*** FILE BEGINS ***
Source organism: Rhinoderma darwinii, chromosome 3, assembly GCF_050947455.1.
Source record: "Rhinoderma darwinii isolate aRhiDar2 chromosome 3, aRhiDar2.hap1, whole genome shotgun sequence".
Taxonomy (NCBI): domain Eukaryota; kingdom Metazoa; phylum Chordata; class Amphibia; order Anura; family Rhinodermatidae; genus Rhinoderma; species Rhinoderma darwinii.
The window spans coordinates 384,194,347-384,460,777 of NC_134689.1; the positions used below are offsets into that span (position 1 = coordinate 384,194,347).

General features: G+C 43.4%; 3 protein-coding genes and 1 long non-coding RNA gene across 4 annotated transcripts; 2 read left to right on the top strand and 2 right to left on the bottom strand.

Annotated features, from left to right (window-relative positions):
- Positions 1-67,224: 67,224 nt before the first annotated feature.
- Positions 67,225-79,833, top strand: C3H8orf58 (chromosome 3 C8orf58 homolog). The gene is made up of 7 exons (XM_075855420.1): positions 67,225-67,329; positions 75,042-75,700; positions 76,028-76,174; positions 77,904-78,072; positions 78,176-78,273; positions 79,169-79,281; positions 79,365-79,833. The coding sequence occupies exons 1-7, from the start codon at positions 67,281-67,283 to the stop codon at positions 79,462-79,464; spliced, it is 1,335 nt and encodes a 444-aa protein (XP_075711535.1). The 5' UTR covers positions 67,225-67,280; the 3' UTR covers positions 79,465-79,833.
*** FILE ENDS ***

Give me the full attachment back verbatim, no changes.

Source organism: Rhinoderma darwinii, chromosome 3, assembly GCF_050947455.1.
Source record: "Rhinoderma darwinii isolate aRhiDar2 chromosome 3, aRhiDar2.hap1, whole genome shotgun sequence".
Taxonomy (NCBI): domain Eukaryota; kingdom Metazoa; phylum Chordata; class Amphibia; order Anura; family Rhinodermatidae; genus Rhinoderma; species Rhinoderma darwinii.
The window spans coordinates 384,194,347-384,460,777 of NC_134689.1; the positions used below are offsets into that span (position 1 = coordinate 384,194,347).

General features: G+C 43.4%; 3 protein-coding genes and 1 long non-coding RNA gene across 4 annotated transcripts; 2 read left to right on the top strand and 2 right to left on the bottom strand.

Annotated features, from left to right (window-relative positions):
- Positions 1-67,224: 67,224 nt before the first annotated feature.
- Positions 67,225-79,833, top strand: C3H8orf58 (chromosome 3 C8orf58 homolog). The gene is made up of 7 exons (XM_075855420.1): positions 67,225-67,329; positions 75,042-75,700; positions 76,028-76,174; positions 77,904-78,072; positions 78,176-78,273; positions 79,169-79,281; positions 79,365-79,833. The coding sequence occupies exons 1-7, from the start codon at positions 67,281-67,283 to the stop codon at positions 79,462-79,464; spliced, it is 1,335 nt and encodes a 444-aa protein (XP_075711535.1). The 5' UTR covers positions 67,225-67,280; the 3' UTR covers positions 79,465-79,833.